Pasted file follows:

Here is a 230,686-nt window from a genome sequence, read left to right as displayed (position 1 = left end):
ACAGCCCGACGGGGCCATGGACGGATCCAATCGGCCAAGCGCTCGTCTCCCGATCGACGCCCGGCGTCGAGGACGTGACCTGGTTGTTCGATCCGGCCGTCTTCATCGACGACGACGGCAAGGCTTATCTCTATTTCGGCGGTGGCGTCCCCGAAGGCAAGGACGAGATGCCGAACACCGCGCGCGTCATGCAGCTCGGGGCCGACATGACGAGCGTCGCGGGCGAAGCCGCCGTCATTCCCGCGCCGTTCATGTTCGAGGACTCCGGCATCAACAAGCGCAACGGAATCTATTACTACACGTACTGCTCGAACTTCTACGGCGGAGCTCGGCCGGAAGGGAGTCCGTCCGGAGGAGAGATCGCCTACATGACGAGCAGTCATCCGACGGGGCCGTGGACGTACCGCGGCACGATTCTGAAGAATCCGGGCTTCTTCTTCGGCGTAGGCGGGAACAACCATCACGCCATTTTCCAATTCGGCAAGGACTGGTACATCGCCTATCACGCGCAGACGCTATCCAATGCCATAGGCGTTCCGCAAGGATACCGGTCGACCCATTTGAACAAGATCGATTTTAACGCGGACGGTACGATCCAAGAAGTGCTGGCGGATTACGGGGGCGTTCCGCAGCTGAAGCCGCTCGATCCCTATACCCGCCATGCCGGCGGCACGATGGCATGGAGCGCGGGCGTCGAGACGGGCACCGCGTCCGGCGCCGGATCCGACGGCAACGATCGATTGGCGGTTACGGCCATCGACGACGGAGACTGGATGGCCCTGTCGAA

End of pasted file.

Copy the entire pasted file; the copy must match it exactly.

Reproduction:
Here is a 230,686-nt window from a genome sequence, read left to right as displayed (position 1 = left end):
ACAGCCCGACGGGGCCATGGACGGATCCAATCGGCCAAGCGCTCGTCTCCCGATCGACGCCCGGCGTCGAGGACGTGACCTGGTTGTTCGATCCGGCCGTCTTCATCGACGACGACGGCAAGGCTTATCTCTATTTCGGCGGTGGCGTCCCCGAAGGCAAGGACGAGATGCCGAACACCGCGCGCGTCATGCAGCTCGGGGCCGACATGACGAGCGTCGCGGGCGAAGCCGCCGTCATTCCCGCGCCGTTCATGTTCGAGGACTCCGGCATCAACAAGCGCAACGGAATCTATTACTACACGTACTGCTCGAACTTCTACGGCGGAGCTCGGCCGGAAGGGAGTCCGTCCGGAGGAGAGATCGCCTACATGACGAGCAGTCATCCGACGGGGCCGTGGACGTACCGCGGCACGATTCTGAAGAATCCGGGCTTCTTCTTCGGCGTAGGCGGGAACAACCATCACGCCATTTTCCAATTCGGCAAGGACTGGTACATCGCCTATCACGCGCAGACGCTATCCAATGCCATAGGCGTTCCGCAAGGATACCGGTCGACCCATTTGAACAAGATCGATTTTAACGCGGACGGTACGATCCAAGAAGTGCTGGCGGATTACGGGGGCGTTCCGCAGCTGAAGCCGCTCGATCCCTATACCCGCCATGCCGGCGGCACGATGGCATGGAGCGCGGGCGTCGAGACGGGCACCGCGTCCGGCGCCGGATCCGACGGCAACGATCGATTGGCGGTTACGGCCATCGACGACGGAGACTGGATGGCCCTGTCGAA